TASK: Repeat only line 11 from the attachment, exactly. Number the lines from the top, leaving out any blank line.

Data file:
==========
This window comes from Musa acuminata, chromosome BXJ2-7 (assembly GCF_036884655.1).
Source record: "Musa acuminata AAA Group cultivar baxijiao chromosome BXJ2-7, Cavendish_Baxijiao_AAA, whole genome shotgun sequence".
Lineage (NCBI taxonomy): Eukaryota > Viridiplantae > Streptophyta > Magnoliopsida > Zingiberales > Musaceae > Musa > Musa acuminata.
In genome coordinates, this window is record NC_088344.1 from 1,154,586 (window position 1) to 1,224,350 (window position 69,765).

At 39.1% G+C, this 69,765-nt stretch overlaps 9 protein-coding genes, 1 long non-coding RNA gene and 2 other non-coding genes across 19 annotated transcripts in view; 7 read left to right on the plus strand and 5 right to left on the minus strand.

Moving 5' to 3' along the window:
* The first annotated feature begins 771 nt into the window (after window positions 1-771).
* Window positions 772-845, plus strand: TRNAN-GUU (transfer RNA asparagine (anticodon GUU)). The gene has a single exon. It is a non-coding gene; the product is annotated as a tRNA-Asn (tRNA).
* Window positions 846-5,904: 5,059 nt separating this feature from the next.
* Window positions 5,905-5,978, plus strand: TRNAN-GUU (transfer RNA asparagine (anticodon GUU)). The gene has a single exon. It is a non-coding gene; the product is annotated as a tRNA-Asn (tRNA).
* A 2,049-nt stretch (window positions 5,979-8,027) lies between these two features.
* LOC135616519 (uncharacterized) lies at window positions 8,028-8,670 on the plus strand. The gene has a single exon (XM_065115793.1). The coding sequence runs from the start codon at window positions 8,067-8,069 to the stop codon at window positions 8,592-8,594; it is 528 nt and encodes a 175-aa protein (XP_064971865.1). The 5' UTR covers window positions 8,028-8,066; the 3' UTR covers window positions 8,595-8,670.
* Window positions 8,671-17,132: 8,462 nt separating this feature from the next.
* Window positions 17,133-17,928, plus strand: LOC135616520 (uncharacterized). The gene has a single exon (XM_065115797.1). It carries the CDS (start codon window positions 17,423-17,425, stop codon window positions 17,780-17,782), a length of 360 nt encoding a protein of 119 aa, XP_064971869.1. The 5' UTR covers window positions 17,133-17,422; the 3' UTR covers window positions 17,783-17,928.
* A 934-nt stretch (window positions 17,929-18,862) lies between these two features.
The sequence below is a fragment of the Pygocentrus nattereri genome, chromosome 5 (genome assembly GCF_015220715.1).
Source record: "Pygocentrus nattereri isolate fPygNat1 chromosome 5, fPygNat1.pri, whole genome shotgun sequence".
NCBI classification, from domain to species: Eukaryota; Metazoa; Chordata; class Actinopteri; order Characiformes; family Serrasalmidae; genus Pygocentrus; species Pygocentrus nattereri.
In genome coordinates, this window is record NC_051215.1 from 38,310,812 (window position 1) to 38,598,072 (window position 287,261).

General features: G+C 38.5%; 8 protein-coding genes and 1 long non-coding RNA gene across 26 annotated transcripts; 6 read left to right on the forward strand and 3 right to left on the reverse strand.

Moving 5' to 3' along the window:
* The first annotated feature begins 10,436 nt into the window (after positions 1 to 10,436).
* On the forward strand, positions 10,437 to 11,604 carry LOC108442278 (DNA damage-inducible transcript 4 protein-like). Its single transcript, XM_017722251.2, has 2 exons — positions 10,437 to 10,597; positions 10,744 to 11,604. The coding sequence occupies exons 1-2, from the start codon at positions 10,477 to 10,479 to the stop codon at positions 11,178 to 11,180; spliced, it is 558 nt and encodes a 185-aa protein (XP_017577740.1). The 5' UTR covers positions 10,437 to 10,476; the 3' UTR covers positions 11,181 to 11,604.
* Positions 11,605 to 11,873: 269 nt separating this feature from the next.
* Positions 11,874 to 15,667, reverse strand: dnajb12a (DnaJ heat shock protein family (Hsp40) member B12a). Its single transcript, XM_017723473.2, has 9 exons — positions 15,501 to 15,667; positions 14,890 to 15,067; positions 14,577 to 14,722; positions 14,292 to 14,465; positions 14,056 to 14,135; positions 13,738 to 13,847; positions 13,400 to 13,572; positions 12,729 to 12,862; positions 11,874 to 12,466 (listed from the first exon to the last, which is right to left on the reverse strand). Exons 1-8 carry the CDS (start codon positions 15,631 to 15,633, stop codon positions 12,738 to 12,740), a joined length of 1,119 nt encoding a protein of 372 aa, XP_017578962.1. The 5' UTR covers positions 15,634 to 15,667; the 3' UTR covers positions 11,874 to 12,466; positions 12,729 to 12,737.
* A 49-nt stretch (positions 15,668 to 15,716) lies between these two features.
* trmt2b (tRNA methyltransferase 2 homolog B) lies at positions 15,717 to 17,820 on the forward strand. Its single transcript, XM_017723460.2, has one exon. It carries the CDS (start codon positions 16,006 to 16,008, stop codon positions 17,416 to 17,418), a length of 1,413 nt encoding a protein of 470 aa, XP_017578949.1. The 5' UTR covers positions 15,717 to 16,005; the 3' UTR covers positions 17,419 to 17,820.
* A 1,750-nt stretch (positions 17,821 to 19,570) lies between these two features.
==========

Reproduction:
* A 2,049-nt stretch (window positions 5,979-8,027) lies between these two features.